Kenny had many favourite creations, including Captain Kremmen, who had many 'missions' in outer space fighting against the Thargoids and other space nasties.  Each episode featured Kenny behind all voices including Kremmen's side kick, Carla and even the gargled voice of his enemies, which involved Kenny using a wide range of available technology to create the effects.  Captain Kremmen was said to be a cross between Dan Dare and The Goons.

With his huge radio success, it seemed natural for Kenny to make the break into television, and he started his TV career in June of 1968 presenting a show called 'Nice Time' for Granada TV in Manchester.  He then went on to work for both Thames and the BBC creating a wide range of characters including Cupid Stunt, Sid Snot and Gizzard Puke.

Kenny was a disc jockey who was an entertainer, with humorous jingles, and jokes sometimes at the expense of figures of authority.  Kenny's Radio 1 career continued until 1978 when he was fired for suggesting that the wife of the then Minister Of Transport had passed her advanced driving test by bribing the examiner.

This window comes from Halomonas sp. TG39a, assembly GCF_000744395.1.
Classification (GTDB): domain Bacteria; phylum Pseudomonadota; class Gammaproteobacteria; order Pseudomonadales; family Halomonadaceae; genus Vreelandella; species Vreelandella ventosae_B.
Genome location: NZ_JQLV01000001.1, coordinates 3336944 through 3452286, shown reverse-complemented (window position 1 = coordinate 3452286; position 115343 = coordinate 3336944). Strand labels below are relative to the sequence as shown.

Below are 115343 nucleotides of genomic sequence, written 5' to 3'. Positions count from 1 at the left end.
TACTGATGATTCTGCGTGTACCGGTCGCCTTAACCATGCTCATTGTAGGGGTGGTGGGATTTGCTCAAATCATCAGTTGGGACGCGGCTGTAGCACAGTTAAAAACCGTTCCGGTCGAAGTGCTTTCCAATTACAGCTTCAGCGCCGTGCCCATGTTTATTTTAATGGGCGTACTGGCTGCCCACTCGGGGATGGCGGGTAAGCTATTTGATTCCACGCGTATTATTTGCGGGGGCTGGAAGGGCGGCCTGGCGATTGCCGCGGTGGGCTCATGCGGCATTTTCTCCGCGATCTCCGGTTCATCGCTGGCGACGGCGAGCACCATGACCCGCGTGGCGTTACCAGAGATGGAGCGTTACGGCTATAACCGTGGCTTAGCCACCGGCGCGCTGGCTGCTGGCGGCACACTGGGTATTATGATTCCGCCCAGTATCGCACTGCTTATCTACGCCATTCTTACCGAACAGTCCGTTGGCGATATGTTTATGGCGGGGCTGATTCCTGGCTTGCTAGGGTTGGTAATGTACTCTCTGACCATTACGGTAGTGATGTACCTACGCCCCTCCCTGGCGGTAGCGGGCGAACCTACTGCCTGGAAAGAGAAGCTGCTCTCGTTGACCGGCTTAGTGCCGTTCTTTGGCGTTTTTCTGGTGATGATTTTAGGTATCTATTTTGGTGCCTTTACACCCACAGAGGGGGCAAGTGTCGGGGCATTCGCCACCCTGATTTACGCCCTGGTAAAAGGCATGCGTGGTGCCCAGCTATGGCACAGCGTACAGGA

But with a talent such as Kenny's, another radio station wasn't too far away, and London's Capital Radio was Kenny's next and final radio home working on both FM and later AM services, latterly on Capital GOLD 1548AM alongside names such as Tony Prince, Mike Read, Paul Burnett, Randall Lee Rose, David Hamilton, and of course Tony Blackburn.  Captain Kremmen was recruited in that time to help raise money for 'Help A London Child', the long running station charity campaign (which latterly involved Pat Sharpe & Mick Brown.)

In the years leading up to 1994, Kenny's health began to deteriorate and this took him off air.  He died that year of an AIDS related illness.  He was 50 years old.